As a child, Lydia Pallas became all too familiar with uncertainty when it came to the future. Now, she's finally carved out a perfect life for herself–a life of stability and order with no changes, surprises, or chaos of any kind. She adores her apartment overlooking the bustling Boston Harbor, and her skill with languages has landed her a secure position as a translator for the U.S. Navy.
However, it is her talent for translation that brings her into contact with Alexander Banebridge, or “Bane,” a man who equally attracts and aggravates her. When Bane hires Lydia to translate a seemingly innocuous collection of European documents, she hesitantly agrees, only to discover she is in over her head. Just as Bane's charm begins to win her over, Lydia learns he is driven by a secret campaign against some of the most dangerous criminals on the East Coast, compelled by his faith and his past.
Bane forbids any involvement on Lydia's part, but when the criminals gain the upper hand, it is Lydia on whom he must depend.
And here is Sassy's review:
So I just moved into this beautiful new apartment three weeks ago, and last week, it flooded thanks to a botched HVAC repair job. My beautiful hardwood floors, ruined. Two thirds of my floors had to be torn out, walls will need to be re-done, painted, and furniture shoved every which way… Mess mess mess! I spent my week dealing with contractors, insurance adjusters, property managers. For solace, I sought out a book. Nothing distracts me better than a new literary adventure. I finally decided to read Against the Tide by Elizabeth Camden. Even when I had contractors to intimidate and property managers to harass, I had one thought on the brain: I want my book back. Waiting for the subway, on hold for customer service, even while walking the dog, this book was droning in my ear, and yes, I got so intent on it at one point that I did run into a tree. All dogs and blind chicks are unhurt… I assume the same goes for the tree. I couldn’t put this book down! My biggest gripe with this book? You ended too fast! Now what am I going to read while I watch paint dry? … Um, I guess that’s if I could watch paint dry. Something tells me that’s not what Guide Dogs are for.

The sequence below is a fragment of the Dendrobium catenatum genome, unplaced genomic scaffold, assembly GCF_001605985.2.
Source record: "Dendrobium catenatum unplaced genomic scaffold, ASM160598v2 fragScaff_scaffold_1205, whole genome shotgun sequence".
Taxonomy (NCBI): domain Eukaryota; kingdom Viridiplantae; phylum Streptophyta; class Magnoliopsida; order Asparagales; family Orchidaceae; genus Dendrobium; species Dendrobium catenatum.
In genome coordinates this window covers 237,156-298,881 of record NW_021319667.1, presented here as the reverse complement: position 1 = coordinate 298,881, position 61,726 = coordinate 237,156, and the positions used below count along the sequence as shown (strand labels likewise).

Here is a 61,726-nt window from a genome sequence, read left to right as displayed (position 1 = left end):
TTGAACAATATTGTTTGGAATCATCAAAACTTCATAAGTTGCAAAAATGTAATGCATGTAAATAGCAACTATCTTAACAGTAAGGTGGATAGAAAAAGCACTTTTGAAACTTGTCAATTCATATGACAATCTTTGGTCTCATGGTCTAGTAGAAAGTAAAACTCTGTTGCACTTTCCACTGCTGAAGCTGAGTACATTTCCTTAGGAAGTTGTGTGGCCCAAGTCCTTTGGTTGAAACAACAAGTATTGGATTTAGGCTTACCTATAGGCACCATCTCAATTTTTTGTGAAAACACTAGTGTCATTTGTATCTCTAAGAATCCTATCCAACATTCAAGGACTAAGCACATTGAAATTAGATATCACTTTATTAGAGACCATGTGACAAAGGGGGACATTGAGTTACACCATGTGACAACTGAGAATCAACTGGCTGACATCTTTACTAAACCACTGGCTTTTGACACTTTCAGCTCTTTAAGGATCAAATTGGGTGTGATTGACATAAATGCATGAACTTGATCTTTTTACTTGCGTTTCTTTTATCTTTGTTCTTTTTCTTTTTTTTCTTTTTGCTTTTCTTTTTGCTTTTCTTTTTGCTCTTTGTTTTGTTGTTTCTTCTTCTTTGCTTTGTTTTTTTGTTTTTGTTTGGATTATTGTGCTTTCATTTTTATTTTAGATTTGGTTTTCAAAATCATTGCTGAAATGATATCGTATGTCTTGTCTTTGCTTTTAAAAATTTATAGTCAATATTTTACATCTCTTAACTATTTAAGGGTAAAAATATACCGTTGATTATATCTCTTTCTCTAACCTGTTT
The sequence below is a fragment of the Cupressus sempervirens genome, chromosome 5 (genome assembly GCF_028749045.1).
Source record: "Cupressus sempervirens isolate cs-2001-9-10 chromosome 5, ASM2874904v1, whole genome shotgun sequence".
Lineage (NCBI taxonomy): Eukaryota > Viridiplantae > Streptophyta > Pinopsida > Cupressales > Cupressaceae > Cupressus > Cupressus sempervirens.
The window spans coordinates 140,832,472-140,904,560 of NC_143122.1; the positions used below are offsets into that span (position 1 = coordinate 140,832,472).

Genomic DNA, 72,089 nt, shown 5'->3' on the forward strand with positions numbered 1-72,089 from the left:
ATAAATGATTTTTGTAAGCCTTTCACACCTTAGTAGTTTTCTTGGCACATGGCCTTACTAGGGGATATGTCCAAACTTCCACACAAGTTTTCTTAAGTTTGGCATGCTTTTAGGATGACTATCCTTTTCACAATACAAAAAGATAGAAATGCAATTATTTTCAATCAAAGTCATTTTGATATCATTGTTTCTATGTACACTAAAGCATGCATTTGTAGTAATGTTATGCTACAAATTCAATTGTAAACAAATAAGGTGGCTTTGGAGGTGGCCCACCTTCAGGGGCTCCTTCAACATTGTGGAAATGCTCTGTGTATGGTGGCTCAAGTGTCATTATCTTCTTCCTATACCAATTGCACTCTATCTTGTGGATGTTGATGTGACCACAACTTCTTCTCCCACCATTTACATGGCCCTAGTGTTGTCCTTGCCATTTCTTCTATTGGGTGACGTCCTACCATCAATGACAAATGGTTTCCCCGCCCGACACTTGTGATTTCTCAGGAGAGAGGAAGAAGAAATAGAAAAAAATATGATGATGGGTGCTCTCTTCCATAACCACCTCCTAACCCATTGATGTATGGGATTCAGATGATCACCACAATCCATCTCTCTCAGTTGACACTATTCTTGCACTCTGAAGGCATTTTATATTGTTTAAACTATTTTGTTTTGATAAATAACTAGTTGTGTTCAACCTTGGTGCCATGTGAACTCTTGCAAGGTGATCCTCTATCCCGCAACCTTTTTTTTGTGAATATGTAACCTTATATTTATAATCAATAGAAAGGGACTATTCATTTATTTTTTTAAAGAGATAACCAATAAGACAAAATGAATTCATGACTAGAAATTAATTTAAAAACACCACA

There’s a lot of hard core romance fans who see an inspirational romance and groan because they want mind-blowing sex scenes, rich bad boys and earls with bodice ripping on the brain. Okay, okay, I’m generalizing to the detriment of my point, but I feel like inspies get a bad rap sometimes, and this time, most unfairly. Sometimes I want less of the bed-rocking and more of the mind-opening, intellectual book, the kind that makes you believe in love stories and real people again. If I did a yearly Oscars version of romance novels, this couple would be nominated for Couple of the Year. The book itself is good, but the couple is the exceptional part.
The book opens when Lydia, our heroine, is a child newly arrived in Boston in the early 1890’s. She is the child of a Greek fisherman father and his Turkish wife. The little family has moved around from boat to boat and country to country throughout Lydia’s childhood, impoverished, but happy with each other. Then Lydia is orphaned and, unable to speak more than a single word of English, must fend for herself alone in a new land.